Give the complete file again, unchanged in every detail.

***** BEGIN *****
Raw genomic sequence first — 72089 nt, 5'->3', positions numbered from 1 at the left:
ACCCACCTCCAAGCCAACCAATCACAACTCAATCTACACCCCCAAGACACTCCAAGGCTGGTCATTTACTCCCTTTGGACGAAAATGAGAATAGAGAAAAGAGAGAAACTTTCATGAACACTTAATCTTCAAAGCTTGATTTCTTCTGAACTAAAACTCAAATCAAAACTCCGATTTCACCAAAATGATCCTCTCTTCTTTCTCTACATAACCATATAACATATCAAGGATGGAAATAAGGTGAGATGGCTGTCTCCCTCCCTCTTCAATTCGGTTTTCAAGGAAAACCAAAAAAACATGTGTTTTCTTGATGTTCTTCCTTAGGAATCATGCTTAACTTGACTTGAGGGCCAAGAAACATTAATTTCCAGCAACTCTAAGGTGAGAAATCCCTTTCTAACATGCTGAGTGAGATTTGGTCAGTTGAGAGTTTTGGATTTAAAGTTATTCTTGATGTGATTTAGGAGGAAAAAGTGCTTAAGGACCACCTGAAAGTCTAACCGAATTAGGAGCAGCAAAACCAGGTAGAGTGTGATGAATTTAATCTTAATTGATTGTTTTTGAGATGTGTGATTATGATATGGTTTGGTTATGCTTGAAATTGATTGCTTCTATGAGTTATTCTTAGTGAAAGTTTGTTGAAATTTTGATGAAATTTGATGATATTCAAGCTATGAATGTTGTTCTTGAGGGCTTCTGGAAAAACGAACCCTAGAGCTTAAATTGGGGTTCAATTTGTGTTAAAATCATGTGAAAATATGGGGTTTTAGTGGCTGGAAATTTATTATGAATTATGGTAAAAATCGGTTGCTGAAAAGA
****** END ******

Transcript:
Raw genomic sequence first — 72089 nt, 5'->3', positions numbered from 1 at the left:
ACCCACCTCCAAGCCAACCAATCACAACTCAATCTACACCCCCAAGACACTCCAAGGCTGGTCATTTACTCCCTTTGGACGAAAATGAGAATAGAGAAAAGAGAGAAACTTTCATGAACACTTAATCTTCAAAGCTTGATTTCTTCTGAACTAAAACTCAAATCAAAACTCCGATTTCACCAAAATGATCCTCTCTTCTTTCTCTACATAACCATATAACATATCAAGGATGGAAATAAGGTGAGATGGCTGTCTCCCTCCCTCTTCAATTCGGTTTTCAAGGAAAACCAAAAAAACATGTGTTTTCTTGATGTTCTTCCTTAGGAATCATGCTTAACTTGACTTGAGGGCCAAGAAACATTAATTTCCAGCAACTCTAAGGTGAGAAATCCCTTTCTAACATGCTGAGTGAGATTTGGTCAGTTGAGAGTTTTGGATTTAAAGTTATTCTTGATGTGATTTAGGAGGAAAAAGTGCTTAAGGACCACCTGAAAGTCTAACCGAATTAGGAGCAGCAAAACCAGGTAGAGTGTGATGAATTTAATCTTAATTGATTGTTTTTGAGATGTGTGATTATGATATGGTTTGGTTATGCTTGAAATTGATTGCTTCTATGAGTTATTCTTAGTGAAAGTTTGTTGAAATTTTGATGAAATTTGATGATATTCAAGCTATGAATGTTGTTCTTGAGGGCTTCTGGAAAAACGAACCCTAGAGCTTAAATTGGGGTTCAATTTGTGTTAAAATCATGTGAAAATATGGGGTTTTAGTGGCTGGAAATTTATTATGAATTATGGTAAAAATCGGTTGCTGAAAAGA